I was trying to avoid too much in the way of specifics without refreshing my
memory, but one function that ISTR as always triggering RMODE(24) [I think it
was 'R' and not 'A'] is certain forms of STREAM I/O. I don't recall which form
it was. The problem, as I recall, is the resident library routine was never
fixed because IBM didn't think there were enough users to be worth the effort.
I do know for a fact, looking at the EPA data, that there are at least 140
CSECTS with names starting with IBM* in the z/OS V1.13 SCEERUN library that are
RMODE(24). These would definitely require that they be loaded into 24-bit space
at run-time. Interestingly, there are no RMODE(24) nor AMODE(24) IBM* components
in SCEELKED that would force a user module to be RMODE(24) at link time. So,
anything forced to 24-bit by the linker/binder would be because of:
* Something the compiler sees that causes it to force 24-bit.
* Some other component besides an IBM* component that is
included in the module.
Sorry, I've already spent more time looking at this than I have time for at the
moment. Maybe more later when I have a bit of extra time.
On Tue, 6 Mar 2012 19:50:23 +0100, Bernd Oppolzer wrote:
> We had 2.3 PL/1 modules in production use for a very long time (until 2006),
> and we always linked them AMODE(31) / RMODE(ANY) - which in fact means RMODE(31).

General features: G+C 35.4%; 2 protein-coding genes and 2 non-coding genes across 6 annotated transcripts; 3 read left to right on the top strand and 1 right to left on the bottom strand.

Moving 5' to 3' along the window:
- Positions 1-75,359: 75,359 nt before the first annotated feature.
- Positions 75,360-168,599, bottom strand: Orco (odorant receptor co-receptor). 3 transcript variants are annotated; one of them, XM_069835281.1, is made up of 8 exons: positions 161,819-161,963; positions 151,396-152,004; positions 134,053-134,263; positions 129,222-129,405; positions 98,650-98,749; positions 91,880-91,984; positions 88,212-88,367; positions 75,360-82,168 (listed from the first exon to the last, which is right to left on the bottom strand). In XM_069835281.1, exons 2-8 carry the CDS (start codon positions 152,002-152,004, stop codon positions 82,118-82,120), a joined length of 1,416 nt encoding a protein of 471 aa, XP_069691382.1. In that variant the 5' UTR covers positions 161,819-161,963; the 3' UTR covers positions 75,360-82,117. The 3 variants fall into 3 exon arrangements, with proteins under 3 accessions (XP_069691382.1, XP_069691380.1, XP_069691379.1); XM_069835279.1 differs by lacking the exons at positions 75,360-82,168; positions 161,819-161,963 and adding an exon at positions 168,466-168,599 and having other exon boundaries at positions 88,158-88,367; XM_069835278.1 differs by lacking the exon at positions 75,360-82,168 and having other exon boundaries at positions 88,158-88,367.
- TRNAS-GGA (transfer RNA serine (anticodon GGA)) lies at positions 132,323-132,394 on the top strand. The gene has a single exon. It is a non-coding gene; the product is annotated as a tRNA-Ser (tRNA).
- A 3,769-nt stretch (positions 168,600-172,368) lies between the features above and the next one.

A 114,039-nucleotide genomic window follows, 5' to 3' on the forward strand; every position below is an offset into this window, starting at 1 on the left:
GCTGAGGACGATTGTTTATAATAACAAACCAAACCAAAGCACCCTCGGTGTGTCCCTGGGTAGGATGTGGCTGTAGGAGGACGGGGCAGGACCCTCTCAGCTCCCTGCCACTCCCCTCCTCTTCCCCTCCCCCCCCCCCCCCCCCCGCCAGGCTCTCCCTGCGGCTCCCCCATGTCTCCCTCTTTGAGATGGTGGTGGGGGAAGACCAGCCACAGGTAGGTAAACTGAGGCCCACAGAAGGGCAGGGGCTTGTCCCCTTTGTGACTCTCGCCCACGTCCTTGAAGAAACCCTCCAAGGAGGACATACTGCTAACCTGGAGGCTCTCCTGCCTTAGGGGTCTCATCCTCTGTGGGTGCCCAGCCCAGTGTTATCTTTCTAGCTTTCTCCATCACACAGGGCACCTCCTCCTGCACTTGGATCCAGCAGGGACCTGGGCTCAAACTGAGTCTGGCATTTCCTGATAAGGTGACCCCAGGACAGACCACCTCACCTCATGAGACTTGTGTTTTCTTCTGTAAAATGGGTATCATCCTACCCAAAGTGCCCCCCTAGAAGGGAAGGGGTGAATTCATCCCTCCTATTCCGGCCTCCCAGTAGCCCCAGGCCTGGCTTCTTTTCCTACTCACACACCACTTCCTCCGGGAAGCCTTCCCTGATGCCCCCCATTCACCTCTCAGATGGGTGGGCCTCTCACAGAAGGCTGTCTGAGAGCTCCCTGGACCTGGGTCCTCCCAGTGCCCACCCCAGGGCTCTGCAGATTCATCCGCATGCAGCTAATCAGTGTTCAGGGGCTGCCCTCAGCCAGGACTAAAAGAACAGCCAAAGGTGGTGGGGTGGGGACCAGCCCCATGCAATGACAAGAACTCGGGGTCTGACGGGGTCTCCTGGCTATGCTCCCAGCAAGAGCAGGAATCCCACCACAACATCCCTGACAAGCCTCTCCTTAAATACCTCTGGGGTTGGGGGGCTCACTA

> The only exception IMO were modules that needed to be linked together with
> AMODE(24) / RMODE (24) ASSEMBLER CSECTs - but that were some very rare
> exceptions; old ASSEMBLER modules, which have not yet been migrated to AMODE/RMODE 31,
> and some vendor software, which was only available in AMODE 24 versions
> at that time.
> Kind regards
>Am 06.03.2012 19:09, schrieb J.G.:
>> C.'s view is mine too. Ass he suggests without quite saying, the combination
>> may well be/have been generated in certain unusual circumstances. I
>> suspect, however, 1) that the two procedures in question are instances
>> of unwise tampering with compiler output and 2) that [re]specifying
>> would be unproblematic. Worth noting is that their inclusion marked
>> RMODE(24) in an executable has the disagreeable consequence of forcing
>> it below the line.